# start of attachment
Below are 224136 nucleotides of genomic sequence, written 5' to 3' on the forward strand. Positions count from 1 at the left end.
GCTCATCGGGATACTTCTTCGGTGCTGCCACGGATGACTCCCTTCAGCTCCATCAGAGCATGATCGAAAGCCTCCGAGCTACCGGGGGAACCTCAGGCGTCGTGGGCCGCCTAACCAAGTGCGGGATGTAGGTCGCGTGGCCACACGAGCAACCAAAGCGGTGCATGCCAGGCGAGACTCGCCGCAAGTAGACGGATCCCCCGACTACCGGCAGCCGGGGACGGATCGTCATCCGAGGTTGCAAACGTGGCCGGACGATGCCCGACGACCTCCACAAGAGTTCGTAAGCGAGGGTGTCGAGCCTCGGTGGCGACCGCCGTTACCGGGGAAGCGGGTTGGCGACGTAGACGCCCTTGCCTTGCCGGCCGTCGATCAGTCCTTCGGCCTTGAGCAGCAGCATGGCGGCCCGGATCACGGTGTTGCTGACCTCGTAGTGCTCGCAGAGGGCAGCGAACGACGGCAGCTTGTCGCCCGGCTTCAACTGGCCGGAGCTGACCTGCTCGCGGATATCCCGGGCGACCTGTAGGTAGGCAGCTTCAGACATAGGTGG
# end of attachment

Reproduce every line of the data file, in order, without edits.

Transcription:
Below are 224136 nucleotides of genomic sequence, written 5' to 3' on the forward strand. Positions count from 1 at the left end.
GCTCATCGGGATACTTCTTCGGTGCTGCCACGGATGACTCCCTTCAGCTCCATCAGAGCATGATCGAAAGCCTCCGAGCTACCGGGGGAACCTCAGGCGTCGTGGGCCGCCTAACCAAGTGCGGGATGTAGGTCGCGTGGCCACACGAGCAACCAAAGCGGTGCATGCCAGGCGAGACTCGCCGCAAGTAGACGGATCCCCCGACTACCGGCAGCCGGGGACGGATCGTCATCCGAGGTTGCAAACGTGGCCGGACGATGCCCGACGACCTCCACAAGAGTTCGTAAGCGAGGGTGTCGAGCCTCGGTGGCGACCGCCGTTACCGGGGAAGCGGGTTGGCGACGTAGACGCCCTTGCCTTGCCGGCCGTCGATCAGTCCTTCGGCCTTGAGCAGCAGCATGGCGGCCCGGATCACGGTGTTGCTGACCTCGTAGTGCTCGCAGAGGGCAGCGAACGACGGCAGCTTGTCGCCCGGCTTCAACTGGCCGGAGCTGACCTGCTCGCGGATATCCCGGGCGACCTGTAGGTAGGCAGCTTCAGACATAGGTGG